Deuteronomy 7:2
And when the LORD your God shall deliver them before you; you shall smite them, and utterly destroy them; you shall make no covenant with them, nor show mercy to them:
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EXPOSITORY (ENGLISH BIBLE)
(2) And when the Lord thy God shall deliver them before thee. . . .—It would be possible to read, “Then the Lord thy God shall deliver them before thee, and thou shalt smite.” Or the sentence might also be divided thus: When the Lord thy God shall bring thee in, and shall have delivered the nations from before thee, and thou hast smitten them, then thou shalt utterly destroy them”—i.e., shalt make them chêrem, a devoted or accursed thing. Perhaps this last way of dividing the clauses is, upon the whole, to be preferred. But in any case it should be noted that Jehovah’s deliverance of the nations into Israel’s hand is to precede their defeat and extermination. Indiscriminate attack and massacre are not to be thought of. (See for a further Note on this, Joshua 13) All the operations described in Joshua—the sieges of Jericho and Ai, the southern campaign and the northern campaign—were alike undertaken under Divine direction. The same may be said of the battles in Moses’ lifetime, whether against Amalek, Sihon, Og, Arad, or Midian. The same is true of the judges, and of David’s operations against the Philistines after he came to the throne (2Samuel 5:19, &c). The principle was acknowledged by Ahab in his attack on Ramoth-gilead (1 Kings 22).

Thou shalt make no covenant with them.—The reason for this is too obvious to need comment. If Israelites and idolaters were united—still more if they were intermingled in marriage—there was an end to the distinction of race and religion—an end to the supremacy of Israel or the isolation of the people of Jehovah, as exhibiting His Law and the blessings of His government to mankind. It must be remembered, however, that the isolation here commanded was only a means to an end; it was not the end itself. It may be further observed that as soon as the danger of idolatry was at an end, the isolation of Israel in a great measure ceased. The object of giving the people a land of their own, and supremacy among the surrounding nations, was to enable them to develop the religion which was to prepare the way for Christianity. When the religious principles of the nation were sufficiently fixed to make their political supremacy unnecessary, this supremacy was taken away.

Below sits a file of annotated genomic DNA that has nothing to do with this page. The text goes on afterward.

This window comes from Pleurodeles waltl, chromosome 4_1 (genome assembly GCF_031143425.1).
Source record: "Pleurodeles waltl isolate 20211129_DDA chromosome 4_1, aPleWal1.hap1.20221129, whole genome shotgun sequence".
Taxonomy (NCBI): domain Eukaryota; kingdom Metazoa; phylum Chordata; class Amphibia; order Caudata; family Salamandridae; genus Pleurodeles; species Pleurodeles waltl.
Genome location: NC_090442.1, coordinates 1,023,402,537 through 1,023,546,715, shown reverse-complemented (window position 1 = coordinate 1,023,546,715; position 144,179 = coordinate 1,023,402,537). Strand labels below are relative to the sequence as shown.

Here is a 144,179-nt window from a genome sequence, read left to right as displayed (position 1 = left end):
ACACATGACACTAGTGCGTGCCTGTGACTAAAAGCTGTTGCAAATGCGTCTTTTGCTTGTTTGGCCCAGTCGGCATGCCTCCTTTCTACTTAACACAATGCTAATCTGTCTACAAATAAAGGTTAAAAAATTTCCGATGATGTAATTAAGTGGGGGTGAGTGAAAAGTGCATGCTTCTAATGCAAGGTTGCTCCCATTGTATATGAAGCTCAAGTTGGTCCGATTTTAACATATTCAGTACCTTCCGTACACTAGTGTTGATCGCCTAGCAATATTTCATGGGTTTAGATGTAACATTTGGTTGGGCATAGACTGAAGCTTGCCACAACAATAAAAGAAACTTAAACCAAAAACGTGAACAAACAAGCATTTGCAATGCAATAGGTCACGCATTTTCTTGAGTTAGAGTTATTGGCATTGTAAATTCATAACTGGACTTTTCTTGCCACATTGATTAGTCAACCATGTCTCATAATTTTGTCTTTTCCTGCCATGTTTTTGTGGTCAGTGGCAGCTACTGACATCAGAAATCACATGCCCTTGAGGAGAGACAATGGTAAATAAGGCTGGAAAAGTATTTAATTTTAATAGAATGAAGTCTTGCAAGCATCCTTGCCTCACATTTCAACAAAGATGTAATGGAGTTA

Deuteronomy 7:2. Thou shalt smite and utterly destroy them — That is, in case they continued obstinate in their idolatry, they were to be destroyed, as nations, or bodies politic. But if they forsook their idolatry, and became sincere proselytes to the true religion, they would then be proper objects of forgiveness, as being true penitents. For, says God himself, by Jeremiah, (Jeremiah 7:8,) At what instant I shall speak concerning a nation to destroy it, if that nation turn from their evil, I will repent of the evil which I thought to do unto them. Thou shalt make no covenant with them — See Exodus 23:32; Exodus 24:12. To make a covenant with and to spare such incurable idolaters, would have been cruelty to themselves and their posterity.7:1-11 Here is a strict caution against all friendship and fellowship with idols and idolaters. Those who are in communion with God, must have no communication with the unfruitful works of darkness. Limiting the orders to destroy, to the nations here mentioned, plainly shows that after ages were not to draw this into a precedent. A proper understanding of the evil of sin, and of the mystery of a crucified Saviour, will enable us to perceive the justice of God in all his punishments, temporal and eternal. We must deal decidedly with our lusts that war against our souls; let us not show them any mercy, but mortify, and crucify, and utterly destroy them. Thousands in the world that now is, have been undone by ungodly marriages; for there is more likelihood that the good will be perverted, than that the bad will be converted. Those who, in choosing yoke-fellows, keep not within the bounds of a profession of religion, cannot promise themselves helps meet for them.See Deuteronomy 6:10 note.2-6. thou shalt smite them, and utterly destroy them; thou shalt make no covenant with them—This relentless doom of extermination which God denounced against those tribes of Canaan cannot be reconciled with the attributes of the divine character, except on the assumption that their gross idolatry and enormous wickedness left no reasonable hope of their repentance and amendment. If they were to be swept away like the antediluvians or the people of Sodom and Gomorrah, as incorrigible sinners who had filled up the measure of their iniquities, it mattered not to them in what way the judgment was inflicted; and God, as the Sovereign Disposer, had a right to employ any instruments that pleased Him for executing His judgments. Some think that they were to be exterminated as unprincipled usurpers of a country which God had assigned to the posterity of Eber and which had been occupied ages before by wandering shepherds of that race, till, on the migration of Jacob's family into Egypt through the pressure of famine, the Canaanites overspread the whole land, though they had no legitimate claim to it, and endeavored to retain possession of it by force. In this view their expulsion was just and proper. The strict prohibition against contracting any alliances with such infamous idolaters was a prudential rule, founded on the experience that "evil communications corrupt good manners" [1Co 15:33], and its importance or necessity was attested by the unhappy examples of Solomon and others in the subsequent history of Israel. No covenant with them, to spare them, or permit them to dwell with thee in the land. Other nations had more favour, but these were for their great wickedness, and for the good of Israel, devoted to utter destruction. And when the Lord thy God shall deliver them before thee,.... Into their hands: